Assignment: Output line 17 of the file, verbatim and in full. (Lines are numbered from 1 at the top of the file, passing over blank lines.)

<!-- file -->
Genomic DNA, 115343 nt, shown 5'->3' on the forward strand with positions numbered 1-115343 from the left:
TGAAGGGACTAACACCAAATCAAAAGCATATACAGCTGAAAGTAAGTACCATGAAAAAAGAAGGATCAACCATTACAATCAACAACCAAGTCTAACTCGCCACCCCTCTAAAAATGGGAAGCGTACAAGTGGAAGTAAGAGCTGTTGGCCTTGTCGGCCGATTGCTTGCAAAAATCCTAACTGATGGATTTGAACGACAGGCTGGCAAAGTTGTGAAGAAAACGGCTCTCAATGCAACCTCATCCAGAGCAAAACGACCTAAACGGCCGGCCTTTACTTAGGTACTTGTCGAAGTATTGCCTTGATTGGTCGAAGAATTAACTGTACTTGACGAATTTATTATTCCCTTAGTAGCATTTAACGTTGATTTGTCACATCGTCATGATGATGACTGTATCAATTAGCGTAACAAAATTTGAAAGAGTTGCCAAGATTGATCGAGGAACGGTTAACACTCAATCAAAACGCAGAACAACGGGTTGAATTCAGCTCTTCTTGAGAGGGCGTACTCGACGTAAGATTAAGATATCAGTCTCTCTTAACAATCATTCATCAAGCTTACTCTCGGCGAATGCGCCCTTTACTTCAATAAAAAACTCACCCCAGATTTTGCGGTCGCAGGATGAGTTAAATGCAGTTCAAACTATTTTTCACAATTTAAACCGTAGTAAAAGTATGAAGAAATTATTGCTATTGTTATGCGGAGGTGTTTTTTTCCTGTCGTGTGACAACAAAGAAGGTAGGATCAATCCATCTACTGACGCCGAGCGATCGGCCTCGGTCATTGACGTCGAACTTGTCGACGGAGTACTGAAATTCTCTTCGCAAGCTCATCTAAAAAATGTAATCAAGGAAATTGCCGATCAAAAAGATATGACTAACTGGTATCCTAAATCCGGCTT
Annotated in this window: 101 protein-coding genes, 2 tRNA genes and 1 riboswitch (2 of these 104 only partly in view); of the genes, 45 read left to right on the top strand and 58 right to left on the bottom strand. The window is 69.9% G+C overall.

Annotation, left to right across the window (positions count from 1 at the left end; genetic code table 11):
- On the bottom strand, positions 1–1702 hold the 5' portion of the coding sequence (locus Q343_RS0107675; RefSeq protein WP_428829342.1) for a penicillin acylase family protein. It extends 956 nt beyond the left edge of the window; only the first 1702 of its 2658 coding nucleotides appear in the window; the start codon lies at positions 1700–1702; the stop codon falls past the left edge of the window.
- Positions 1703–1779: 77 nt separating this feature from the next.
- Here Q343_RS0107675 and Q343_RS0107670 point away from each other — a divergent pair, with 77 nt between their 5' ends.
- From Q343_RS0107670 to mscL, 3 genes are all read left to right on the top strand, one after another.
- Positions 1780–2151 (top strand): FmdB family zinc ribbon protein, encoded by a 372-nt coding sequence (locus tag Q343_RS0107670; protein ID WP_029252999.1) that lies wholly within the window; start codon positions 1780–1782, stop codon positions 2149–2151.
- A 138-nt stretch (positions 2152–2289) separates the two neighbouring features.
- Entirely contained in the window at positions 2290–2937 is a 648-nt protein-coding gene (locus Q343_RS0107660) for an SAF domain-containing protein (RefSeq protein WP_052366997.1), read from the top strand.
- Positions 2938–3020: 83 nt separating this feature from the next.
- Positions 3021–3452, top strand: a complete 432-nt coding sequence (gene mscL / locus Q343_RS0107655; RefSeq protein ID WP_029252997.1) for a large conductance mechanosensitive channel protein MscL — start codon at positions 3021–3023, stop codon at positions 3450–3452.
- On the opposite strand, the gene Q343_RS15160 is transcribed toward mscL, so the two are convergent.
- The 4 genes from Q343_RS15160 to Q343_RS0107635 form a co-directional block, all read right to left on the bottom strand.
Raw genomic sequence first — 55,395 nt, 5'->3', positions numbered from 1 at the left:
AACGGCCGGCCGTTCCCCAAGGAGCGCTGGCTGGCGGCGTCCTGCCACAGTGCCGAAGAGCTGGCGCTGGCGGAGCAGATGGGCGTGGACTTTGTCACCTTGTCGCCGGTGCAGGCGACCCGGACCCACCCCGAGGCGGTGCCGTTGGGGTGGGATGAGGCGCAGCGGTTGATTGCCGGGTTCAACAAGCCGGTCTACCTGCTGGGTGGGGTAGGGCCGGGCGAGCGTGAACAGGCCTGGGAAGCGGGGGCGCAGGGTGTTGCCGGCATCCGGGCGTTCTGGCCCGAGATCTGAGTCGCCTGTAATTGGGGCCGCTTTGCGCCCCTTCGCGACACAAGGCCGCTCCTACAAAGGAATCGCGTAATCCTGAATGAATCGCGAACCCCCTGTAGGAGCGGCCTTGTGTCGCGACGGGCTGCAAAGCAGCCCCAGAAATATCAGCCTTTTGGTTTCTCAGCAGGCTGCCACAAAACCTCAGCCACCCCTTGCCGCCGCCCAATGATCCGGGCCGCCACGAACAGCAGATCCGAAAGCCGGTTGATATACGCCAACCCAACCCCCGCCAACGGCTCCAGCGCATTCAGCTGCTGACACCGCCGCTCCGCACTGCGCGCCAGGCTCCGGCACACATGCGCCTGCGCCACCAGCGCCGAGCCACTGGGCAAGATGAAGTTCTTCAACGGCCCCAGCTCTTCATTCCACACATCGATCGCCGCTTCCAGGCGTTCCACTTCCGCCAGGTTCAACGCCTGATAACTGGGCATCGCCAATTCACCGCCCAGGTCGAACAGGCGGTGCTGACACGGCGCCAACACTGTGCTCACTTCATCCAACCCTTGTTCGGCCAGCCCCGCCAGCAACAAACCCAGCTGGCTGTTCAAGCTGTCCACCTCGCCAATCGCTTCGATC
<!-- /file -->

AACGGCCGGCCGTTCCCCAAGGAGCGCTGGCTGGCGGCGTCCTGCCACAGTGCCGAAGAGCTGGCGCTGGCGGAGCAGATGGGCGTGGACTTTGTCACCTTGTCGCCGGTGCAGGCGACCCGGACCCACCCCGAGGCGGTGCCGTTGGGGTGGGATGAGGCGCAGCGGTTGATTGCCGGGTTCAACAAGCCGGTCTACCTGCTGGGTGGGGTAGGGCCGGGCGAGCGTGAACAGGCCTGGGAAGCGGGGGCGCAGGGTGTTGCCGGCATCCGGGCGTTCTGGCCCGAGATCTGAGTCGCCTGTAATTGGGGCCGCTTTGCGCCCCTTCGCGACACAAGGCCGCTCCTACAAAGGAATCGCGTAATCCTGAATGAATCGCGAACCCCCTGTAGGAGCGGCCTTGTGTCGCGACGGGCTGCAAAGCAGCCCCAGAAATATCAGCCTTTTGGTTTCTCAGCAGGCTGCCACAAAACCTCAGCCACCCCTTGCCGCCGCCCAATGATCCGGGCCGCCACGAACAGCAGATCCGAAAGCCGGTTGATATACGCCAACCCAACCCCCGCCAACGGCTCCAGCGCATTCAGCTGCTGACACCGCCGCTCCGCACTGCGCGCCAGGCTCCGGCACACATGCGCCTGCGCCACCAGCGCCGAGCCACTGGGCAAGATGAAGTTCTTCAACGGCCCCAGCTCTTCATTCCACACATCGATCGCCGCTTCCAGGCGTTCCACTTCCGCCAGGTTCAACGCCTGATAACTGGGCATCGCCAATTCACCGCCCAGGTCGAACAGGCGGTGCTGACACGGCGCCAACACTGTGCTCACTTCATCCAACCCTTGTTCGGCCAGCCCCGCCAGCAACAAACCCAGCTGGCTGTTCAAGCTGTCCACCTCGCCAATCGCTTCGATC